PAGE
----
Improving lives with good jobs: why business should champion new indicators of national success

Is there more to life than money? Should our government be concerned with more than just increasing our Gross National Product (GDP)? Absolutely, argues a new NEF report, “Measuring what matters: Five indicators of National Success”. The first indicator, “Good jobs”, speaks directly to the concerns of business, calling for a living wage and job security for all employees.

The very idea that someone can go to work all day and still struggle to make ends meet feels like a story you would find in the pages of a Dicken’s novel, not a contemporary policy report. But the numbers say something different. Our research shows that 31% of the UK workforce are dissatisfied with their levels of pay, and 48% are concerned with their job security.

This is bad news for British workers. A steady income and reliable work hours help all of us to balance our jobs with the rest of our lives. But it is also bad news for British business. Yes, on the surface, transitioning to financially secure jobs may feel like an outlay that will impact poorly on the bottom line. But dig a little deeper into the consequences of unfairness at work and you find the costs of high attrition, low productivity and negative brand image quickly tip the scales.

Here at Happiness Works we consult with businesses all over the world to improve employee wellbeing and a sense of “fairness” is a fundamental backdrop to a workplace culture where people and are highly engaged, creative, productive, and, ultimately, create profit.

We see the fallout of unfair work conditions in how people behave, how they feel and ultimately whether they stay at a company:

Lack of respect and high attrition

Organisations that haven’t managed to foster a respectful relationship with their employees have trouble holding onto staff. Trust and loyalty is born out of reciprocal relationships, where there is a give and take between what employees need and what their organisation needs. If the balance isn’t there, employees jump ship the moment a better offer comes along. Culturally we have begun to accept staff turnover as an inevitable fact of economic life, thinking of it as a reasonable business cost. But many of our clients have reached out to us because of their significant attrition rates, some up to 90%. The logistical cost of replacing a single employee is over £5,000 to cover costs of temporary workers, advertising, time spent interviewing and HR time spent processing and inducting a new employee. Add in the 28 weeks it takes to get a new worker up to ‘optimum productivity’ and shareholders should be demanding their businesses take fairness seriously.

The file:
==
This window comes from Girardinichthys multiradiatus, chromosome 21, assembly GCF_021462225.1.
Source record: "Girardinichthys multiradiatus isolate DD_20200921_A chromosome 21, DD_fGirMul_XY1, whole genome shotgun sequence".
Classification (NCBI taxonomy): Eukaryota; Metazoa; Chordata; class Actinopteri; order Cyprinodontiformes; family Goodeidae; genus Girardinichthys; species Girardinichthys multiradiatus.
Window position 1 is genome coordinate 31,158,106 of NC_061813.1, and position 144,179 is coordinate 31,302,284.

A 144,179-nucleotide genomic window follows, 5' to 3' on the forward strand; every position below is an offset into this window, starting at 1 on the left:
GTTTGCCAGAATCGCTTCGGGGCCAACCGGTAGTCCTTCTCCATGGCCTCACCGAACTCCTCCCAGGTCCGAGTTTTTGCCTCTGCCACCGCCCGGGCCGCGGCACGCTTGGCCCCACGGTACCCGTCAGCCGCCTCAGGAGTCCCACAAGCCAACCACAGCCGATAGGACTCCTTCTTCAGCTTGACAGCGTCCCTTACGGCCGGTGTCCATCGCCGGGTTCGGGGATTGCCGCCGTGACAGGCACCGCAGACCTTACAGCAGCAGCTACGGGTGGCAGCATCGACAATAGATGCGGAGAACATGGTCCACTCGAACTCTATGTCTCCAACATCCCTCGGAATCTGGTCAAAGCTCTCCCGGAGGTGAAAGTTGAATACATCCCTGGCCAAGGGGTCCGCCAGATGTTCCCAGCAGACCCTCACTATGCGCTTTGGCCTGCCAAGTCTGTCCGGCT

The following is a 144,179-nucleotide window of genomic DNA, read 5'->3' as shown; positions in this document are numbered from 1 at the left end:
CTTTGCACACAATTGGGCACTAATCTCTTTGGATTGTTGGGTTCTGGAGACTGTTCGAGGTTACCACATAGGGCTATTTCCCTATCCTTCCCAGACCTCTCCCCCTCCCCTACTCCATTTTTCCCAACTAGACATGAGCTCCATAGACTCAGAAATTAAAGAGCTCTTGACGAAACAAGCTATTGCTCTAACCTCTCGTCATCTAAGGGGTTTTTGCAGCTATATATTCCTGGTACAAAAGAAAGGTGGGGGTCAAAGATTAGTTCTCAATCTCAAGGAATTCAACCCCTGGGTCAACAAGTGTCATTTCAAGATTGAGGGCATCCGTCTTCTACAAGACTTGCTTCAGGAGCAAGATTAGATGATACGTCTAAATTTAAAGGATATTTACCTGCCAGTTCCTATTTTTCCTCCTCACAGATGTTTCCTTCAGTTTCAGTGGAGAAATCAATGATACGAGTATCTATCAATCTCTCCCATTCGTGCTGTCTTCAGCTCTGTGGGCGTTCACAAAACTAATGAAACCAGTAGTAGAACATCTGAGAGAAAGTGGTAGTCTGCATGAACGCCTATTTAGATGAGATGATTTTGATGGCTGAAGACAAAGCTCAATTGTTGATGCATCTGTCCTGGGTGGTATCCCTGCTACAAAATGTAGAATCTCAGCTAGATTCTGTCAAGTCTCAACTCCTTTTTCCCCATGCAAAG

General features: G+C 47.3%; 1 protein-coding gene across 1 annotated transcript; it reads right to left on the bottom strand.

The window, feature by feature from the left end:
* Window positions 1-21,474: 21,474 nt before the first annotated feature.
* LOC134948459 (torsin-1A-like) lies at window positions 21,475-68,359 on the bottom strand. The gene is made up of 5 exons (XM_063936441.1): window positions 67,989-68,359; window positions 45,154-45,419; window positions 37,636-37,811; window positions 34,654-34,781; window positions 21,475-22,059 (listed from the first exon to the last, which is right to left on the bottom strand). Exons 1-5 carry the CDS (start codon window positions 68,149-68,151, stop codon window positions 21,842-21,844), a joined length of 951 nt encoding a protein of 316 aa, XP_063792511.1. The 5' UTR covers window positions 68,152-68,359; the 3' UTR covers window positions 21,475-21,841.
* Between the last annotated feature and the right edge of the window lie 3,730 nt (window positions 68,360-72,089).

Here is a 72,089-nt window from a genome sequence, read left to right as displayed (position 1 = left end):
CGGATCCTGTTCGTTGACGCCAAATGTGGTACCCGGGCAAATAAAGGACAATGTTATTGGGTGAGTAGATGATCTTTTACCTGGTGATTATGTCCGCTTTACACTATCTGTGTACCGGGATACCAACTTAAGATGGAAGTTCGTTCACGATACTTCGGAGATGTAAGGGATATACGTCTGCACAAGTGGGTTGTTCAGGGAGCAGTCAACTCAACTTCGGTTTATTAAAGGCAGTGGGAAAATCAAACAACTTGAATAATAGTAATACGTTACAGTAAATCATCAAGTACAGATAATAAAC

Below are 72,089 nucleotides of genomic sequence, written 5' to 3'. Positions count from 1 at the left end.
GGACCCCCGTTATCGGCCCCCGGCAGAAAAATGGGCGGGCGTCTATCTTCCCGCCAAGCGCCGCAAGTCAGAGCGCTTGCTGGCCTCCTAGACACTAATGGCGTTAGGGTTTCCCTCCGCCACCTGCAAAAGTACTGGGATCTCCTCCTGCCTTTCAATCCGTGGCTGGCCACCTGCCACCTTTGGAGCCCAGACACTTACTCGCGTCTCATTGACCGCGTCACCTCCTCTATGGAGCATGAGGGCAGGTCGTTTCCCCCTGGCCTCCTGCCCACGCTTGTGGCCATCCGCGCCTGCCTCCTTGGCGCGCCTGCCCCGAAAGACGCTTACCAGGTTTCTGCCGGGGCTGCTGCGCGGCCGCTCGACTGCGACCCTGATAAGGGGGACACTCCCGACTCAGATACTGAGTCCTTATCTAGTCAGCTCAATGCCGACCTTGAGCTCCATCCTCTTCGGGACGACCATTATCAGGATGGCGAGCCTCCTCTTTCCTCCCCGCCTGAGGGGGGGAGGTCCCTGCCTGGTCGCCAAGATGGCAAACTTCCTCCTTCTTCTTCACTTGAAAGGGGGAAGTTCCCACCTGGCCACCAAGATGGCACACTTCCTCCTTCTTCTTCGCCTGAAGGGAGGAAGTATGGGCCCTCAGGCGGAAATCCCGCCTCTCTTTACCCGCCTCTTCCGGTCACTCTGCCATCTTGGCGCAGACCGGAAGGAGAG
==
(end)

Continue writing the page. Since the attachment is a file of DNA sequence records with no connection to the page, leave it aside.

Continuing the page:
Worry and low productivity

Whether the trigger is low wages, lack of job security, or working hours that extend way beyond what people signed up for, we see how much human energy gets wasted when people feel they are being treated unfairly. Britain is already ranked second lowest out of all the G7 countries for productivity and it has only got worse since the recession. George Osborne has called raising Britain’s productivity the “challenge of our lifetime”. In our experience this woeful statistic has nothing to do with people’s motivations to work. Employees want to feel a sense of purpose at work. They seek freedom from concerns on the home front to focus their energy on achieving, progressing and exceeding peoples’ expectations. This is personally rewarding and highly productive. Reducing the time that people spend worrying about rent, childcare and lack of time with family creates a quick win: it frees up time and energy to get the job done.

Negative perceptions and a diluted company brand

Another cost to consider is the value of the company brand. In today’s economy the inherent value of many businesses is not tied to their physical assets (e.g., buildings, machinery) but to their human capital. How people feel about a company and the work they do is shared more than ever - online and offline.  Employees are situated in friendship networks and online communities who care about them. In our increasingly globalised world, experiences and impressions of a company are more permeable and influential than ever. More of our clients are connecting the dots between employee experience and customer perceptions to develop their competitive advantage. Building a positive relationship with employees is becoming an integral part of brand management.

We like NEF’s report because it reminds us that we should strive for a certain quality of experience at work, as well as in life. “Be fair” is a key ingredient of happy work. Lots of factors influence how engaged, motivated and productive employees are but financial and contractual security is a necessity - a foundation upon which “Good jobs” can be built.

Jody AkedJody has been improving lives with applied behavioural science for over twelve years and helps our clients kick-start positive change from the boardroom to the factory floor. Jody has vast experience consulting with a diverse range of organizations both public and private, and developed the Five Ways to Well-being alongside Nic, which went on to form the foundation of public health advice across the globe.

Share this article on